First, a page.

Parliament Session: Opposition leader Ghulam Nabi Azad urged PM Modi to repeal the farm laws.

New Delhi:

Leader of the Opposition in the Rajya Sabha Ghulam Nabi Azad today urged Prime Minster Narendra Modi to repeal the three farm laws, voicing the united stand of the opposition during a debate on the contentious laws that have trigged a massive agitation by farmers at Delhi’s borders.

“The British too had once withdrawn a farm law ruling its rule,” the senior Congress leader said.

The farmer protest is being discussed in parliament in a near 15-hour slot, after the government agreed for it in a breakthrough in its talks with the opposition. The discussion is taking place the Rajya Sabha, where Question Hour has been suspended for two days.

During the discussion, Mr Azad also asked PM Modi to set up a committee to look for “those who have bene missing since January 26”, while condemning the unprecedented violence in the capital on Republic Day after a tractor rally by farmers turned rogue. “There should be strict action against the culprits,” he said.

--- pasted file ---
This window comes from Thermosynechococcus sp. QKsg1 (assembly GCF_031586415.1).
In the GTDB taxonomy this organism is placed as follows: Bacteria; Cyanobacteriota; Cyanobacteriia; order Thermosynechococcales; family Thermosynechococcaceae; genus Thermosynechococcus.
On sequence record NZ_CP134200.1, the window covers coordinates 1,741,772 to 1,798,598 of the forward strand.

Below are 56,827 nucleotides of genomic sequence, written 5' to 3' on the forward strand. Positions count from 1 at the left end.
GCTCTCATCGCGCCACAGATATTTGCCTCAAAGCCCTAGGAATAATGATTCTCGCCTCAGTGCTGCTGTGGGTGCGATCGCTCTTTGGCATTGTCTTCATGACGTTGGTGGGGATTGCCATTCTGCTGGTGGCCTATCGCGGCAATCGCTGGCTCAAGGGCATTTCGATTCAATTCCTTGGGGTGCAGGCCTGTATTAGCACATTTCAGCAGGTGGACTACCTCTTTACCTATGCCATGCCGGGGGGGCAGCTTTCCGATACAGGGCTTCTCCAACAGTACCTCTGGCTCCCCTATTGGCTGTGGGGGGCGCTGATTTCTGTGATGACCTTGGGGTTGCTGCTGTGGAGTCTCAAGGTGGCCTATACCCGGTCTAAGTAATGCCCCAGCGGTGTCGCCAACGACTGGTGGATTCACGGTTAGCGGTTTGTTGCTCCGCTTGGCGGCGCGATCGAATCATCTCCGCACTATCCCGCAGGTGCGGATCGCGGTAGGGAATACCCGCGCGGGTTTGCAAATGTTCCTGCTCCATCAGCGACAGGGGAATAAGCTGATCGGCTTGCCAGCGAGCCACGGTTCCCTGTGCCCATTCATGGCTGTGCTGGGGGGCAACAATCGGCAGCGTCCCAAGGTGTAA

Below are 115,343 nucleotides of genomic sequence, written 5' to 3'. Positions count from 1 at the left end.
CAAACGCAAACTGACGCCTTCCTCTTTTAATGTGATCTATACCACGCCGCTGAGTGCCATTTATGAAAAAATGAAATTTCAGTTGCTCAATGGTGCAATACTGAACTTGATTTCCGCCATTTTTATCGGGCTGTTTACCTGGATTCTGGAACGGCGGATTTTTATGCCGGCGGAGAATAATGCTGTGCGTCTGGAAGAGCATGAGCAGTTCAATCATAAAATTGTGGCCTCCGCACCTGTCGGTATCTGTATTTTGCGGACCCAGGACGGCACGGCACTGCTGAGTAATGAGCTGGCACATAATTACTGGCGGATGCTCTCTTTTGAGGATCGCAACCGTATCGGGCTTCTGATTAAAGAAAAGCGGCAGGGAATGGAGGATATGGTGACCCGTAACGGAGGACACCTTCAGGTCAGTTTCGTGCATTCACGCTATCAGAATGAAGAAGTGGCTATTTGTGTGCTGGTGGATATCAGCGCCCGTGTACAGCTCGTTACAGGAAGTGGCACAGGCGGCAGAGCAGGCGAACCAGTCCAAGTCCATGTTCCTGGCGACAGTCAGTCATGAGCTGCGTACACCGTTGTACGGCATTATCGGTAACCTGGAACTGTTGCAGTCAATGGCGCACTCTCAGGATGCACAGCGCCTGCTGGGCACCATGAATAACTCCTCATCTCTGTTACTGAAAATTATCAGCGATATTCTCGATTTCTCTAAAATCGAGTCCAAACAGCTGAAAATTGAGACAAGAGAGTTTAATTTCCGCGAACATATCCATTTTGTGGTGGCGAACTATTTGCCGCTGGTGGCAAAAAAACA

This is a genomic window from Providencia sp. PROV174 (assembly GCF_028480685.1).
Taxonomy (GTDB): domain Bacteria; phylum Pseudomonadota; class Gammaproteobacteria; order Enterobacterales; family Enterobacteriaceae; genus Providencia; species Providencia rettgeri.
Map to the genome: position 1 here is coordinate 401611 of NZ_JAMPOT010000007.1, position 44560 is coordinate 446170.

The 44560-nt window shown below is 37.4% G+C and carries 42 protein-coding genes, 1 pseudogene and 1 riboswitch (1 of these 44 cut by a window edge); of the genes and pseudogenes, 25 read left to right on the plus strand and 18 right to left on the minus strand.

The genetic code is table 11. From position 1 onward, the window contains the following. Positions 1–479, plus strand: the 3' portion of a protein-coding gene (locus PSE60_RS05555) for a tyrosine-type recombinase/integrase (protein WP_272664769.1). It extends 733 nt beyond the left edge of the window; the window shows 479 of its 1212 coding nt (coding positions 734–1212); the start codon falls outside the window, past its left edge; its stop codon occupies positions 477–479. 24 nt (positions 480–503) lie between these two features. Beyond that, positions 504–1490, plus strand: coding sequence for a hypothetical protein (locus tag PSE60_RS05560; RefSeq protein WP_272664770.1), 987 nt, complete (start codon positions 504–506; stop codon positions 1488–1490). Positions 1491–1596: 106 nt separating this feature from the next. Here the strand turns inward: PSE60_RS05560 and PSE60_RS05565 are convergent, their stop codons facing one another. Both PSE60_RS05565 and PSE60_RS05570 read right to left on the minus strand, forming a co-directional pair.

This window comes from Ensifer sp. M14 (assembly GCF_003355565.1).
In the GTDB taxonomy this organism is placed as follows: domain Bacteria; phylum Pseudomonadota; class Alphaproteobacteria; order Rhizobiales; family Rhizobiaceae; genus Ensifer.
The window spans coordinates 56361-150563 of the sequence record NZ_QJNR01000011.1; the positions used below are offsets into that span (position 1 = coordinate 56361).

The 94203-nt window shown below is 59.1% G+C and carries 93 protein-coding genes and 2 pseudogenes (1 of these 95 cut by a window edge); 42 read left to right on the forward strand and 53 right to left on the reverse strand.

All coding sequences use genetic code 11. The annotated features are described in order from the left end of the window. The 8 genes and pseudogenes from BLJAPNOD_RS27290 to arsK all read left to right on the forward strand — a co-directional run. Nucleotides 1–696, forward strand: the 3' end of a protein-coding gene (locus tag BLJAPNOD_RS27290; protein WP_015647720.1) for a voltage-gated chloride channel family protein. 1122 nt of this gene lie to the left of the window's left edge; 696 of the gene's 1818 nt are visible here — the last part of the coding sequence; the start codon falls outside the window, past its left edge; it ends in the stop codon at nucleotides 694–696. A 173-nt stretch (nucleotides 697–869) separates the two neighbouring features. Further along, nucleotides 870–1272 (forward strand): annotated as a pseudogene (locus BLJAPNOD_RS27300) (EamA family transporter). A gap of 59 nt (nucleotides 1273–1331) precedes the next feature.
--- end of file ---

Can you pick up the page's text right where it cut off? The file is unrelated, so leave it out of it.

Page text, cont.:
Over 16 opposition parties had demanded a five-hour standalone discussion on the farmer protests, which the government agreed to increase to 15.


BJP Rajya Sabha member Vijaypal Singh Tomar, meanwhile, strongly pushed for the agricultural laws while initiating the discussion on the motion of thanks to the President’s address to the join sitting of parliament last Friday.

Opposition parties, which tried to block the farm bills in parliament last year, had requested President Ram Nath Kovind not to sign on the bills. The bills, they had said, were passed in the Rajya Sabha in an undemocratic manner. The President, however, had given his assent to all three bills.

Farmers fear the new laws will deprive them of guaranteed minimum earnings and leave them open to exploitation by big business. Eleven rounds of talks have been held between the farmers and the government but there been no breakthrough. The farmers have turned down the centre’s last offer to put the laws on hold for 18 months while a special committee conducts negotiations.

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